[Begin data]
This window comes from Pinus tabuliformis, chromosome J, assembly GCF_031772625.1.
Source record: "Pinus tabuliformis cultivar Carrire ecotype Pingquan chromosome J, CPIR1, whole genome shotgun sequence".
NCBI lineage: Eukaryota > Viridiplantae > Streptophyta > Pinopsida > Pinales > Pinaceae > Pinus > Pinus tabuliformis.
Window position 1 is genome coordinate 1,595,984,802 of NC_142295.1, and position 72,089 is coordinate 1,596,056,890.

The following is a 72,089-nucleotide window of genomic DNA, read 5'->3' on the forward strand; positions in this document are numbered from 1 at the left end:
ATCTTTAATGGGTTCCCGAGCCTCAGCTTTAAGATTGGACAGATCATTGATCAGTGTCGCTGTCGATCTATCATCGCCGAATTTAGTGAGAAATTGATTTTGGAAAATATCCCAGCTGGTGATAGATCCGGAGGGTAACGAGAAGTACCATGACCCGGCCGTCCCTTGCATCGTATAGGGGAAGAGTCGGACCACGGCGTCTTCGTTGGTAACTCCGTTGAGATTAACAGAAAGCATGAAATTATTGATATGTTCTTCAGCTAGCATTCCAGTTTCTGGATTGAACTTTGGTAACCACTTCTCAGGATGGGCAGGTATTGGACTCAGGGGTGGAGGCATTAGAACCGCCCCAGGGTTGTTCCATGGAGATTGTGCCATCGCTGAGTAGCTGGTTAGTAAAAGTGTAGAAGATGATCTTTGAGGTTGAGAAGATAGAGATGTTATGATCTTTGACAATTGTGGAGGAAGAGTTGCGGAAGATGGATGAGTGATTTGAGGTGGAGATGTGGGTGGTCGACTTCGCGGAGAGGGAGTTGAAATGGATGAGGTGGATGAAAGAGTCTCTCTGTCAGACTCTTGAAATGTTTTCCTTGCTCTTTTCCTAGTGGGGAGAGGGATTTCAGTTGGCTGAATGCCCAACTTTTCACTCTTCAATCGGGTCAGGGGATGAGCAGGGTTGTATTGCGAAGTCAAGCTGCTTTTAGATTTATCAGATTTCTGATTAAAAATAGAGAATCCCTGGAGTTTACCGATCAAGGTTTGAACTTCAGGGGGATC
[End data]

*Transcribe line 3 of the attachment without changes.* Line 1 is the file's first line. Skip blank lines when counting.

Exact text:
NCBI lineage: Eukaryota > Viridiplantae > Streptophyta > Pinopsida > Pinales > Pinaceae > Pinus > Pinus tabuliformis.